Annette is back and talking about special needs advocacy with Leslie M. Leslie, project director for The Federation for Children with Special Needs based in Massachusetts. This is an important podcast about parenting, special needs and advocacy.

Annette and Leslie discuss the importance of advocating for what you feel you need for your special needs child and they discuss important tips to remember when advocating as well as ways to make meetings with administrators and others more effective.

Leslie takes listeners through her top tips for effective advocacy for your special needs child.

She says to know who you are talking to when you get into meetings such as IEP meetings and educate yourself on how that system works. Also, when it comes to knowing who is at the table, find out if that special education director is an attorney because it is becoming more of a trend.

Leslie says to try hard to build relationships with everyone regardless of the situation. That also includes meetings about healthcare where you may need to be an advocate.

Take time to listen carefully and know exactly who in the room is authorized to make any decisions for your child.

Leslie says to be the expert on your child and the situation. Always know what you are walking into if you can. You should be the one that knows your child best. And do everything you can to not go into any meetings with administrators alone.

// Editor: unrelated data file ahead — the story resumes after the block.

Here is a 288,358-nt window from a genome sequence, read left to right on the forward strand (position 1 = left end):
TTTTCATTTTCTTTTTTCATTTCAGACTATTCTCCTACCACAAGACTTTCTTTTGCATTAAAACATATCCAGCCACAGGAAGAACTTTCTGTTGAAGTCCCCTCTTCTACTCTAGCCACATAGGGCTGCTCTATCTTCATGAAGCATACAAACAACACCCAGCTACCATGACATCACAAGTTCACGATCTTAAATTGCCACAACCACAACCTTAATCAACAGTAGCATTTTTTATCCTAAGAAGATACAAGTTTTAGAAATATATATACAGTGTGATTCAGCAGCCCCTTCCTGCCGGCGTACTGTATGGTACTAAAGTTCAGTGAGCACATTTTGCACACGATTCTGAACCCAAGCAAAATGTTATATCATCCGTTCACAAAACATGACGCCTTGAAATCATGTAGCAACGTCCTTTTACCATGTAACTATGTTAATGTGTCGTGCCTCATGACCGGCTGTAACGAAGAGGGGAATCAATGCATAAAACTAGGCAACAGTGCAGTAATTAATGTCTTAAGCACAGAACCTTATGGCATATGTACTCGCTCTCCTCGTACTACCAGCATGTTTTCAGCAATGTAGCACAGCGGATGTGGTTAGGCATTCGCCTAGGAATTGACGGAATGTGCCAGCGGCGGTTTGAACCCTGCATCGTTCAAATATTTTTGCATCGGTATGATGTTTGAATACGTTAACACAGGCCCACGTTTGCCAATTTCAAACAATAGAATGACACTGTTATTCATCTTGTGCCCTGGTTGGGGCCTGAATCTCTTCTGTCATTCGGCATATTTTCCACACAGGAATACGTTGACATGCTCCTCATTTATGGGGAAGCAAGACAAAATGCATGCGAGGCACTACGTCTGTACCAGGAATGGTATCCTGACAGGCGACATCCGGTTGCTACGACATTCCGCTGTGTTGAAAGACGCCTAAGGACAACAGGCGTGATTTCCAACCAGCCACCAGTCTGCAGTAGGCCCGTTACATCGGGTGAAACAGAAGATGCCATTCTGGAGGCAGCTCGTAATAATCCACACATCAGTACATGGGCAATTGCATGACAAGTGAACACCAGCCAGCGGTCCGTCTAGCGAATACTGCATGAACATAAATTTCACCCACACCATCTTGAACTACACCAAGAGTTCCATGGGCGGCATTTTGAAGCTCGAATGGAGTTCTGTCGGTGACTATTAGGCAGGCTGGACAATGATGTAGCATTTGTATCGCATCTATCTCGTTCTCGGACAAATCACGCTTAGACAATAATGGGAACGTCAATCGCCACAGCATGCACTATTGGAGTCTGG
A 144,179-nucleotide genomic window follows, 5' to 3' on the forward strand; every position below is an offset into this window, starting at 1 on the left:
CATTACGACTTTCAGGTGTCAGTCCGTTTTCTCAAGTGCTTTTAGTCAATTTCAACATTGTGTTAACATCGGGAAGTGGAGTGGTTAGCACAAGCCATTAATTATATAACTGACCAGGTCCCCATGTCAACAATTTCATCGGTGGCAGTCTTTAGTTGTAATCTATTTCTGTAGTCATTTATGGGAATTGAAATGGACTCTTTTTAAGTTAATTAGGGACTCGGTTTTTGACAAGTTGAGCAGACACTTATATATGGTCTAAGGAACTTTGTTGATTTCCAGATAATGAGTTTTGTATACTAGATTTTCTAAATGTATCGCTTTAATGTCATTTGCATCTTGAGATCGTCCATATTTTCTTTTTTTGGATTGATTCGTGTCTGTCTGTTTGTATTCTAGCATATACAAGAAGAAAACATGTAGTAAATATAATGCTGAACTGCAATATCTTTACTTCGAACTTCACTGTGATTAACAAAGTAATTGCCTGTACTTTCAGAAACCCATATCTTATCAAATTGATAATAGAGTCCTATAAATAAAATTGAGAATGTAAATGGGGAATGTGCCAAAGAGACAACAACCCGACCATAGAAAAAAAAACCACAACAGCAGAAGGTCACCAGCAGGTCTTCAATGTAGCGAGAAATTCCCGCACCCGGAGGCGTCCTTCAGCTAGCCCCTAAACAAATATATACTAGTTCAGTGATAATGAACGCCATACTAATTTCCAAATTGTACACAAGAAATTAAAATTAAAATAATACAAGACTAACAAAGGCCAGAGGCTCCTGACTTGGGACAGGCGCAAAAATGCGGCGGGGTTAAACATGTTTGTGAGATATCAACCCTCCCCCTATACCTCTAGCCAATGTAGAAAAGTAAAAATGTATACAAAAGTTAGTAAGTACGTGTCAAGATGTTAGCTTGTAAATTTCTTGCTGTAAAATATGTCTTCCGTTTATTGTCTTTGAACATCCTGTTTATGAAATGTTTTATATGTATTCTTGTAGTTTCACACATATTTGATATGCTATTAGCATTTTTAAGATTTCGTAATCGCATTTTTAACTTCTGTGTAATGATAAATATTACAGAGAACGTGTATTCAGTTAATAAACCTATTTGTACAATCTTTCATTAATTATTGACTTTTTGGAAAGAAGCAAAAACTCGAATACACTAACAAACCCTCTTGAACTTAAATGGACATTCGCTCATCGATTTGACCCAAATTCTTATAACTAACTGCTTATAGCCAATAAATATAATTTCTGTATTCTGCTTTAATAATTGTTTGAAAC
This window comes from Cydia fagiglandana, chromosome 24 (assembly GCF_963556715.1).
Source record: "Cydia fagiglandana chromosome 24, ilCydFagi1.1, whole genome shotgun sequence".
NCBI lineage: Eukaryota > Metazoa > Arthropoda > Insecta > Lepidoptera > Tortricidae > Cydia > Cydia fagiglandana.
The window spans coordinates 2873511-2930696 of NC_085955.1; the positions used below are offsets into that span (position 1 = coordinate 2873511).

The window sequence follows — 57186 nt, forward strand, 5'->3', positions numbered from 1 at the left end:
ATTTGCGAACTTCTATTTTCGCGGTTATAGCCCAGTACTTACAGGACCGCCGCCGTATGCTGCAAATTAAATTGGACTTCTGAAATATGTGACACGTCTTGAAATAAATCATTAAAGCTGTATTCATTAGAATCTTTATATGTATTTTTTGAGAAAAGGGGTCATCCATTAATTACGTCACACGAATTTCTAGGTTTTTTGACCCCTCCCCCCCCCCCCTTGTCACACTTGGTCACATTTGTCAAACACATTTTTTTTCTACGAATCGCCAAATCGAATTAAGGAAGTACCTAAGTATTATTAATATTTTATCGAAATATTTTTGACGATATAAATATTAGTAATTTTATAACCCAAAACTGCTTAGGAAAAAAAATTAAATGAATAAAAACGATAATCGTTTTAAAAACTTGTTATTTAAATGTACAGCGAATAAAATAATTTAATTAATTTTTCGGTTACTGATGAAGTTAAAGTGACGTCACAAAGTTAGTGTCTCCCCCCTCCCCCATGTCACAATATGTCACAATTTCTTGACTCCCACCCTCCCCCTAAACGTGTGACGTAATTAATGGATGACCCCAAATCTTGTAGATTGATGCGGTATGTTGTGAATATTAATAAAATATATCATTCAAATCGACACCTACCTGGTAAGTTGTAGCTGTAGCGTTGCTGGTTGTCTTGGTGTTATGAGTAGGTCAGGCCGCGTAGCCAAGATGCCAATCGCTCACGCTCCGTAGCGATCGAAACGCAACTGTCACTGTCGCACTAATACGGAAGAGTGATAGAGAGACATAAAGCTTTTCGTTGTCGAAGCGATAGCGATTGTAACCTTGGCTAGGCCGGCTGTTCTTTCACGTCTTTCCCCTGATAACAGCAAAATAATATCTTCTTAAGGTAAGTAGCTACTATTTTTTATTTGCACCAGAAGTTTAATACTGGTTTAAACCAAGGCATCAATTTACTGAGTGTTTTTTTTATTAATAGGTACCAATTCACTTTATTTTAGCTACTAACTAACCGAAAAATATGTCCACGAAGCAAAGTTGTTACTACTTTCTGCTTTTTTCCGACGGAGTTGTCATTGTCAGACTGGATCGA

Leslie also advises listeners to get creative with solutions. For example, can you or your insurance company purchase needed equipment for your child to use in school and then take it home for further use? Annette points out that you have more answers than you think you have, so create solutions.

Effective communication is vital to advocating properly for your child. Watch the tone of your voice and ask administrators to explain anything you do not understand and always be courteous. Be a problem solver and be prepared to focus on the goals rather than letting emotions take over a meeting.

Leslie and Annette also make a point to let listeners know that you should be prepared to make arguments to reach your goals but always stay positive. In the end, know that teachers and administrators are trying hard to meet your goals for your child and that compromise may be a solution.

Learn more about The Federation for Children with Special Needs here:

The Center for Appropriate Dispute Resolution in Special Education as Leslie mentioned is here.